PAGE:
The Consumer Financial Protection Bureau yesterday announced a proposed rule to establish a public registry of the “take it or leave it” terms and conditions used in contracts that “claim to waive or limit consumer rights and protections” such as preventing private rights of action and making consumers agree to unenforceable waivers.
A copy of the proposed rule can be accessed by clicking here.
We’ve all come across sites that require you to check a box affirming your agreement with the terms and conditions of whatever service you’re signing up for, and if you don’t agree to the terms, you’re not able to proceed. There is no negotiation or opportunity to amend the terms. In some cases, the CFPB said, those terms and conditions prevent consumers from posting negative reviews of a company’s product or service, and even allow companies to fine individuals for making disparaging comments about a company. This, according to the CFPB, creates an asymmetrical power dynamic between companies and consumers, and the public registry would attempt to level the playing field.
In prepared remarks, Rohit Chopra, the Director of the CFPB, made mention of laws in Australia, Japan, and the United Kingdom that prohibit unfair contract terms or one-sided contracts involving consumers.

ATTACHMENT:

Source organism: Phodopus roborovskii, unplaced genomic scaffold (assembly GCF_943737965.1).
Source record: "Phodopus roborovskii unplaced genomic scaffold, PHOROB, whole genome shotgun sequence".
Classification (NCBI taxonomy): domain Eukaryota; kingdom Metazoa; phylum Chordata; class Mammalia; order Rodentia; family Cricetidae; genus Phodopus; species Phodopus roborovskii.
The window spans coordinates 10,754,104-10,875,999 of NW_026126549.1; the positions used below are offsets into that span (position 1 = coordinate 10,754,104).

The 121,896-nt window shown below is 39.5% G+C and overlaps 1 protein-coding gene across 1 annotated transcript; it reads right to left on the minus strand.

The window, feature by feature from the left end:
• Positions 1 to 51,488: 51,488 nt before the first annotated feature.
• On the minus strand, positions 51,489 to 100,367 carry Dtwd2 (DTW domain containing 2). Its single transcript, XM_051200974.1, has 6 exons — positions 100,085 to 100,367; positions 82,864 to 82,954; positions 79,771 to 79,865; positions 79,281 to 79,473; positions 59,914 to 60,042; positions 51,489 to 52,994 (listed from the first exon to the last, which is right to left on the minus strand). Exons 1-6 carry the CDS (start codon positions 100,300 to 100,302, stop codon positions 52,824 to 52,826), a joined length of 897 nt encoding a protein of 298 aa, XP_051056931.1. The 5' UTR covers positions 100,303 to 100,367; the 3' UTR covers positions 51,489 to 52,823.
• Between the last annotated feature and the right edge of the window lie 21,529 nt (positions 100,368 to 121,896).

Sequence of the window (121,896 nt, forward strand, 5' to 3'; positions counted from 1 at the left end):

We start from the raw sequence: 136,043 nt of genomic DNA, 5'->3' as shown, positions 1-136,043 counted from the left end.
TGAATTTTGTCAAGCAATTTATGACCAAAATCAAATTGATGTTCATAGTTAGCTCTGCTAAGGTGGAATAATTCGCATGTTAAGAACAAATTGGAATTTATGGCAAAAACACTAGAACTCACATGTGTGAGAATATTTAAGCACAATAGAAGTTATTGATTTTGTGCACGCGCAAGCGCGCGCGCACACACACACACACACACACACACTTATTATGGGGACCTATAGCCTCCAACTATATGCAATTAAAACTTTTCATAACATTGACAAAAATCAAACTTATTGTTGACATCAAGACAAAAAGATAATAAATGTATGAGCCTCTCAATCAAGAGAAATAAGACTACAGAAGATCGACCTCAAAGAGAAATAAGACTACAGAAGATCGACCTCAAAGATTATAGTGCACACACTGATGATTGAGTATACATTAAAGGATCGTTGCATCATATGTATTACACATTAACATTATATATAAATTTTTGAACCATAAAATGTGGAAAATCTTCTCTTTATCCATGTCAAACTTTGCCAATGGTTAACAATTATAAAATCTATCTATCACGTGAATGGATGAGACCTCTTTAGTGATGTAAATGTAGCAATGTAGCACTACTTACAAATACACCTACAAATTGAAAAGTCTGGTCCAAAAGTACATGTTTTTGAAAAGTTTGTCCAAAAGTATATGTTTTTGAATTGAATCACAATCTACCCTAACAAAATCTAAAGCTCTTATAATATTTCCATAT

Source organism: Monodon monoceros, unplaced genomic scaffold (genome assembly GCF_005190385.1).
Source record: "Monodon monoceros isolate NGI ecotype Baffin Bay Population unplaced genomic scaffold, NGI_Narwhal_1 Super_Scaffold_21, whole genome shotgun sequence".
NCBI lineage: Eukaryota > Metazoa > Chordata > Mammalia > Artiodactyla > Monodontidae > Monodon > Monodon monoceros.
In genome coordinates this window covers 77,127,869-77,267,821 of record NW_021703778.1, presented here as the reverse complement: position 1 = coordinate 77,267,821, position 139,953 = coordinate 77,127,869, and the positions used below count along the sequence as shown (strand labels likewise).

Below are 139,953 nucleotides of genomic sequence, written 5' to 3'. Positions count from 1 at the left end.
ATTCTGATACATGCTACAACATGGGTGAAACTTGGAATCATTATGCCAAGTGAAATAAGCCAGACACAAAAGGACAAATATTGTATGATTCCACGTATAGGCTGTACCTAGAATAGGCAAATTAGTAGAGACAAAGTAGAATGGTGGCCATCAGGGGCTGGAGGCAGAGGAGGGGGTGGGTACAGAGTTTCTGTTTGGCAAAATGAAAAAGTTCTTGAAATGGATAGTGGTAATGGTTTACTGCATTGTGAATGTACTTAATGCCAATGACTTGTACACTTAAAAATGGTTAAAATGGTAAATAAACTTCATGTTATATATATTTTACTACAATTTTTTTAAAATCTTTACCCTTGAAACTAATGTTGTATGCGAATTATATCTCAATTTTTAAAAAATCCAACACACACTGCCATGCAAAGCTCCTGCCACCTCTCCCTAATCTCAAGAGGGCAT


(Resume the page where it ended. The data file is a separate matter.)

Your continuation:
Banks and credit unions are already subject to supervision by the CFPB, but nonbanks are not as closely regulated. The proposed rule aims to “use data from the registry to identify supervised nonbanks and the risks their terms and conditions pose, prioritize which firms to examine, and plan the scope of those exams,” Chopra said.
Rep. Patrick McHenry [R-N.C.], the chair of the House Financial Services Committee, had harsh words in sharing his thoughts on the proposal.
““This proposed registry of terms and conditions will facilitate the naming and shaming of firms to empower progressive activists,” he said in a statement. “Requiring nonbank financial firms to register publicly with the Bureau is unprecedented — no other industry is required to make public such detailed contract information. The days of Congress giving Director Chopra a free pass for his reckless actions have come to an end.”